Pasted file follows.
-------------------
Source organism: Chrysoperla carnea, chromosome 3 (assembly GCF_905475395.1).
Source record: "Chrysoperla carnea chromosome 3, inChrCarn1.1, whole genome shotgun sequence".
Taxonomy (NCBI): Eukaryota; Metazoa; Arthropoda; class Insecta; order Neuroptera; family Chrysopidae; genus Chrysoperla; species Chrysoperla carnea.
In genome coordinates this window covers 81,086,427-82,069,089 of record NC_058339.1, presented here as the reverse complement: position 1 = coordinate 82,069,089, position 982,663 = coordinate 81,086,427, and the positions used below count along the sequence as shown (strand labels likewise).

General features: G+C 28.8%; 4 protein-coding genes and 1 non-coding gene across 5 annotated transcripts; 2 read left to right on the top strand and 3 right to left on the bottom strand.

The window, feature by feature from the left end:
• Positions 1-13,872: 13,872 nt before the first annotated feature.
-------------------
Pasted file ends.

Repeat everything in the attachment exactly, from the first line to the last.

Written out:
Source organism: Chrysoperla carnea, chromosome 3 (assembly GCF_905475395.1).
Source record: "Chrysoperla carnea chromosome 3, inChrCarn1.1, whole genome shotgun sequence".
Taxonomy (NCBI): Eukaryota; Metazoa; Arthropoda; class Insecta; order Neuroptera; family Chrysopidae; genus Chrysoperla; species Chrysoperla carnea.
In genome coordinates this window covers 81,086,427-82,069,089 of record NC_058339.1, presented here as the reverse complement: position 1 = coordinate 82,069,089, position 982,663 = coordinate 81,086,427, and the positions used below count along the sequence as shown (strand labels likewise).

General features: G+C 28.8%; 4 protein-coding genes and 1 non-coding gene across 5 annotated transcripts; 2 read left to right on the top strand and 3 right to left on the bottom strand.

The window, feature by feature from the left end:
• Positions 1-13,872: 13,872 nt before the first annotated feature.